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U.S. Report Says Russia Among 'Worst Violators' Of Religious Freedom


Nearly 200 criminal cases were opened in Russia last year against Jehovah's Witnesses, who have been viewed with suspicion the country for decades (file photo)

An independent, bipartisan advisory body has reiterated its call for the U.S. State Department to add Russia to its register of the world's "worst violators" of religious freedom, a blacklist that already includes Iran, Pakistan, Tajikistan, Turkmenistan, and six other countries.

The U.S. Commission on International Religious Freedom (USCIRF), created by Congress to make recommendations about global religious freedom, proposes in its annual report released on April 21 that Russia, India, Syria, and Vietnam be put on the "countries of particular concern" list, a category reserved for those that carry out "systematic, ongoing, and egregious" violations of religious freedoms.

The blacklisting paves the way for sanctions if the countries included do not improve their records.

Countries recommended for the State Department's special watch list, meaning there are still "severe" violations of religious freedom there, include Afghanistan, Azerbaijan, Kazakhstan, and Uzbekistan.

The USCIRF report says that "religious freedom conditions in Russia deteriorated" last year, with the government targeting religious minorities deemed to be "nontraditional" with fines, detentions, and criminal charges.

A total of 188 criminal cases alone were brought against the banned Jehovah’s Witnesses, while there were 477 searches of members' homes, with raids and interrogations including "instances of torture that continue to go uninvestigated and unpunished."

5 Things To Know About The Jehovah's Witnesses In Russia
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For decades, the Jehovah's Witnesses have been viewed with suspicion in Russia, where the dominant Orthodox Church is championed by President Vladimir Putin.

In 2017, Russia outlawed the religious group and labeled it "extremist," a designation the State Department has called "wrongful."

'Made-Up Charges'

Russia's anti-extremism law was also used to “persecute religious minorities, particularly Muslims," the report added.

In Russia's region of the North Caucasus, "security forces acted with impunity, arresting or kidnapping persons suspected of even tangential links to Islamist militancy as well as for secular political opposition," it said.

In occupied Crimea, the enforcement of Russia's "repressive" laws and policies on religion resulted in the prosecution of peaceful religious activity and bans on groups that were legal in the peninsula under Ukrainian law. At least 16 Crimean Muslims were sentenced to prison terms on "made-up charges of extremism and terrorism," the report said.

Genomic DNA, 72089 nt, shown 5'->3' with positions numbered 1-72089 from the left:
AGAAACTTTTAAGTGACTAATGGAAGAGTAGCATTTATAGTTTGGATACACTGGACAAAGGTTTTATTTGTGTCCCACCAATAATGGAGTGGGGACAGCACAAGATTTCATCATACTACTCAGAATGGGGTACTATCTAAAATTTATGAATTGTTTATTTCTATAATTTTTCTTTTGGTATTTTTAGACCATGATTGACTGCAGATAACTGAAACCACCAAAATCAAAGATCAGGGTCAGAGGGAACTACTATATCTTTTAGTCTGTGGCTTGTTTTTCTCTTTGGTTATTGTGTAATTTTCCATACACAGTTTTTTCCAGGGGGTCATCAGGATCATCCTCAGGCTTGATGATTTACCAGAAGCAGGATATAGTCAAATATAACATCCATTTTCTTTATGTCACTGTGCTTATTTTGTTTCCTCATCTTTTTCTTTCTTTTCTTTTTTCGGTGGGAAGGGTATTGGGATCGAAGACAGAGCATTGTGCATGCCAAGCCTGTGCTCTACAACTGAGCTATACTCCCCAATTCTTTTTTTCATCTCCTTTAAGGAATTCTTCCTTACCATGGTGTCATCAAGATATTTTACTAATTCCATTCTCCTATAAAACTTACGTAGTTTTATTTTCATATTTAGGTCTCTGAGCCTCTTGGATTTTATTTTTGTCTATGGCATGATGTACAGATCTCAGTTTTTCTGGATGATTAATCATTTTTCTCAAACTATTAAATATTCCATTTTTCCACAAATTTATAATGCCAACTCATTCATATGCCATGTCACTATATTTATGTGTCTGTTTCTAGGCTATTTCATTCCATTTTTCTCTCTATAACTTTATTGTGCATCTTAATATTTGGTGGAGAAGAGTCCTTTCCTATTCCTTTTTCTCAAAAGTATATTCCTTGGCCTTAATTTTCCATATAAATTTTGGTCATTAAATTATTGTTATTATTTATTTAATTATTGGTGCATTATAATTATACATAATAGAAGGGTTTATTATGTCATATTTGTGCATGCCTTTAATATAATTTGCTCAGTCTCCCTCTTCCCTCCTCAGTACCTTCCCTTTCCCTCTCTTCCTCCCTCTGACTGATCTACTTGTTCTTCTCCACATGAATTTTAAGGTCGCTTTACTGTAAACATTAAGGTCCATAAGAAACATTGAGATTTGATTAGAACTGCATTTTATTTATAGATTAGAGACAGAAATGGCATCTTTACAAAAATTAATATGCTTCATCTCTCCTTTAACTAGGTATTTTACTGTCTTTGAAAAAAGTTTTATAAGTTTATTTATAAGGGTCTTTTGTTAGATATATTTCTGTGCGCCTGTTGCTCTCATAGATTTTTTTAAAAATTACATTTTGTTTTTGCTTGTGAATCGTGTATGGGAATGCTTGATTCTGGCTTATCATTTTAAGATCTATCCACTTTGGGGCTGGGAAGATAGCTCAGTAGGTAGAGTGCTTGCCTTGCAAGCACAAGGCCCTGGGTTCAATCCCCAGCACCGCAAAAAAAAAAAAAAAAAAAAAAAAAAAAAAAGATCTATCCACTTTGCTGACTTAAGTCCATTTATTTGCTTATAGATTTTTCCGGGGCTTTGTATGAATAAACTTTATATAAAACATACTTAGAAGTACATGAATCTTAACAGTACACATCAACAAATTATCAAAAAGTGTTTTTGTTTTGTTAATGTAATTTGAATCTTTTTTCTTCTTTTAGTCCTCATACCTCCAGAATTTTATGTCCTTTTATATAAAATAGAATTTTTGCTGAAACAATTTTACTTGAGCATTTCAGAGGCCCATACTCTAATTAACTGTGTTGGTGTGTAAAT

In Iran, the government escalated its "severe repression"” of religious minorities and continued to "export religious extremism and intolerance abroad," according to the report, which cites "scores" of Christians being "arrested, assaulted, and unjustly sentenced to years in prison."

The government also continued to arrest Baha’is and impose lengthy prison sentences on them, with between 50 and 100 followers of the Baha’i sect reported to be in prisons in Iran during the past year.

The USCIRF says religious freedom conditions also worsened in Pakistan, with the government "systematically" enforcing blasphemy laws and failing to protect religious minorities from "abuses by nonstate actors."

It cites a "sharp rise in targeted killings, blasphemy cases, forced conversions, and hate speech targeting religious minorities" including Ahmadis, Shi’a, Hindus, Christians, and Sikhs.

Abduction, forced conversion to Islam, rape, and forced marriage "remained an imminent threat for religious minority women and children," particularly among the Hindu and Christian faiths.

In Turkmenistan, religious freedom conditions "remained among the worst in the world and showed no signs of improvement," according to the report.

The government continued to "treat all independent religious activity with suspicion, maintaining a large surveillance apparatus that monitors believers at home and abroad."

"Restrictive state policies have 'virtually extinguished' the free practice of religion in the country, where the government appoints Muslim clerics, surveils and dictates religious practice, and punishes nonconformity through imprisonment, torture, and administrative harassment," the report said.

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